To stay on the safe side, keep the package width under 20mm. I think that just applies to national shipments, but it's best not to make the mail carrier think that he or she has to make a judgement call as to whether it's a letter or a package.

Packages with heavier weight and larger dimensions are considered a Päckchen or Paket and become more expensive (your LPs might be pricey because of the large dimensions and weight -- I think it will probably be €12.90 if you send it by land, 2x that by air).

You can verify this with the free handbook you can get at the post office, or online at http://www.post.de. The site also has an English option.

BTW, at the post office, they can give you a little green sticker on which you can declare the contents and value. I would definitely do this (or go and get a bunch of them at once so you can send them with the mailboxes later), since customs hangups are seriously annoying, and sometimes expensive.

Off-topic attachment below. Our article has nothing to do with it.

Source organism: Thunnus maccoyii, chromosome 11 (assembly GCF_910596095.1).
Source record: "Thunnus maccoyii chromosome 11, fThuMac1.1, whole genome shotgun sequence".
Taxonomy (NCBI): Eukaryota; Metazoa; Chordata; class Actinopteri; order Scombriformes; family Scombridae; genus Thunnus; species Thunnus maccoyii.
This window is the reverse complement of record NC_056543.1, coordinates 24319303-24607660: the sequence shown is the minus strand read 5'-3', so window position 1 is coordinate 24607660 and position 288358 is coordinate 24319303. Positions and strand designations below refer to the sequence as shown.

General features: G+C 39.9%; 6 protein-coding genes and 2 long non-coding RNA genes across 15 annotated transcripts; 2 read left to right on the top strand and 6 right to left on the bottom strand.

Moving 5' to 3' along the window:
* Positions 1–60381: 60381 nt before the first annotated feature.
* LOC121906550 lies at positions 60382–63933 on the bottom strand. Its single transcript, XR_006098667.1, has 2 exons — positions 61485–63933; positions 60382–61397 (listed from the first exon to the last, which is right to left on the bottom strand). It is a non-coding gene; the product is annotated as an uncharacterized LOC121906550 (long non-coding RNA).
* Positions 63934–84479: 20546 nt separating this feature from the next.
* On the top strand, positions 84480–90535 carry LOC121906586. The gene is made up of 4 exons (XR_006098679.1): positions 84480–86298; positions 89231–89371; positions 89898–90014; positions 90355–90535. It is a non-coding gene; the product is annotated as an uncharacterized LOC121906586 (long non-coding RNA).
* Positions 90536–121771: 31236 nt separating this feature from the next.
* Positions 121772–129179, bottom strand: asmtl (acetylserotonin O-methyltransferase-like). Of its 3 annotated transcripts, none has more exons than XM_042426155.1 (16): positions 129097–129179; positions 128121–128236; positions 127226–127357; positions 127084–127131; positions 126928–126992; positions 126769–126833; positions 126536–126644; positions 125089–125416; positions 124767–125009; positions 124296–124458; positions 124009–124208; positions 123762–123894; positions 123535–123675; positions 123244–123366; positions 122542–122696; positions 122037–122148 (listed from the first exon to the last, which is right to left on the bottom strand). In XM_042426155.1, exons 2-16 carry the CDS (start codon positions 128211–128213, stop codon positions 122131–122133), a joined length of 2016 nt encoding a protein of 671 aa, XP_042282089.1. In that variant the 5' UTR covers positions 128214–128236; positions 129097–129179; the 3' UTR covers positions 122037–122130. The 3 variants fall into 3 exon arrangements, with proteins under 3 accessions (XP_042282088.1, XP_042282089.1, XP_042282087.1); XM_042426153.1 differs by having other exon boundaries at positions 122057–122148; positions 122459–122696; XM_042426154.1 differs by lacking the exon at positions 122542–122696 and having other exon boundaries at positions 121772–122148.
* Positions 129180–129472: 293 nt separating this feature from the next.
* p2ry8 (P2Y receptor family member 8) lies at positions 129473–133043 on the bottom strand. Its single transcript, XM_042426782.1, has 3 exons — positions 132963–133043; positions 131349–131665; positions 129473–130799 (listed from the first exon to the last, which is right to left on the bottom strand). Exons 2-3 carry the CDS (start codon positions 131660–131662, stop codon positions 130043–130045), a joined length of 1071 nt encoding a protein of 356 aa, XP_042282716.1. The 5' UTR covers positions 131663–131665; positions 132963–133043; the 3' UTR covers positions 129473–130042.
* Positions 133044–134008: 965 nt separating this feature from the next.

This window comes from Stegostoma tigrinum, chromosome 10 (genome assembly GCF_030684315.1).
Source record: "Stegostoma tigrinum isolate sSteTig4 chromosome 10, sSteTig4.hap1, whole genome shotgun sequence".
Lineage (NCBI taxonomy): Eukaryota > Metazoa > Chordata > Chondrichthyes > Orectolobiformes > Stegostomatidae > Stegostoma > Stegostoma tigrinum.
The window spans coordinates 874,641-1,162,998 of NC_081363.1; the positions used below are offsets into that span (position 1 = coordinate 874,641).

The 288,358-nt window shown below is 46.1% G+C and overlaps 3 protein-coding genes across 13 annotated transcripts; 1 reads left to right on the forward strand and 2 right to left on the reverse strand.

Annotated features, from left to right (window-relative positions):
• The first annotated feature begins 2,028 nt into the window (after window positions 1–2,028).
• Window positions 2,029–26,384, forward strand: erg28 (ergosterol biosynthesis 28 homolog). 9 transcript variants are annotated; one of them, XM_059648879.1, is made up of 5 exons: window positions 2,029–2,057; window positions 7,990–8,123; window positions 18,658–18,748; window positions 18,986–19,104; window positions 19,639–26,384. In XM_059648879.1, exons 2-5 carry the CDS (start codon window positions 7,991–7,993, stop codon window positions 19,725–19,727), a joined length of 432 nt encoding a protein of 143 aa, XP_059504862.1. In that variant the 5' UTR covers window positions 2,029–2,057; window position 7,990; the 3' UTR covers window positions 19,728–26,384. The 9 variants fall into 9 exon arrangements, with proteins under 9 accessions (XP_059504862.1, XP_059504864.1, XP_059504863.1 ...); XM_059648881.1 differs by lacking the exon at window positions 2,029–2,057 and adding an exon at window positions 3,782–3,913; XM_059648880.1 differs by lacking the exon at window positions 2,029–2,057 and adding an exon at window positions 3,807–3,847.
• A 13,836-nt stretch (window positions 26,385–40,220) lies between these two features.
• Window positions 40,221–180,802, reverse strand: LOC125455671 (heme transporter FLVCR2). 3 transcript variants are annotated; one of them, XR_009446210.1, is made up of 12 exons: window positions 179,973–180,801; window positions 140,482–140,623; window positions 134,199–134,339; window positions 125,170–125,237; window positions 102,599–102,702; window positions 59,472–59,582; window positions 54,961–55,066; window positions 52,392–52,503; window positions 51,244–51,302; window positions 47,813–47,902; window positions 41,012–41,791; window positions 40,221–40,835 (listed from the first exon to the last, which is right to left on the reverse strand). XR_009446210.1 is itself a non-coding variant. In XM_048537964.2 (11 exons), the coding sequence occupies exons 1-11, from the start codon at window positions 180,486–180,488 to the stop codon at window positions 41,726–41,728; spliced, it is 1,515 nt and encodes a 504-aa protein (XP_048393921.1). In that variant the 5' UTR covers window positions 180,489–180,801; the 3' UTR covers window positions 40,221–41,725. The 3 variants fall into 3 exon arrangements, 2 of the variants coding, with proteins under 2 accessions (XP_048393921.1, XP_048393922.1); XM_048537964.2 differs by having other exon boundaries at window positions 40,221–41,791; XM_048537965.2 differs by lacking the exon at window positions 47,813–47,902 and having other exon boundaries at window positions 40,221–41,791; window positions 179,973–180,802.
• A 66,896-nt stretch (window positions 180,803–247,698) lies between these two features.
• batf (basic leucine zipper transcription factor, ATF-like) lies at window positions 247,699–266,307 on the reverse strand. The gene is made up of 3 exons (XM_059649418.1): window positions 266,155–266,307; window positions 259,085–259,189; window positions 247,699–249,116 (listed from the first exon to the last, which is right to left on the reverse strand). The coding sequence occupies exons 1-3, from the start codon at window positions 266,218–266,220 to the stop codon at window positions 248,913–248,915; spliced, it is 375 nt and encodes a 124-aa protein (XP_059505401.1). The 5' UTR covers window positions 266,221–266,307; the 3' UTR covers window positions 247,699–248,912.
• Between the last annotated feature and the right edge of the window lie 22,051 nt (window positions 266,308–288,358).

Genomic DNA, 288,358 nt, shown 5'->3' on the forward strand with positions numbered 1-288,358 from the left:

If you need anymore details, drop me a line.
posted by Your Time Machine Sucks at 11:50 AM on October 2, 2006


Avoid UPS. I've tried them on international shipments, and every one has gotten tangled up in Customs and incurred an unnecessary broker's fee.

A friend who makes many small international shipments says each country's postal service is invariably the best way to send and receive things.
posted by KRS at 12:01 PM on October 2, 2006


Whoops, didn't notice that the LPs were by the crateful. That's probably a DHL Paket Welt for €42 by land if it's between 5-10kg (10-20kg costs €62). Pricey, but vastly less than UPS or Fedex.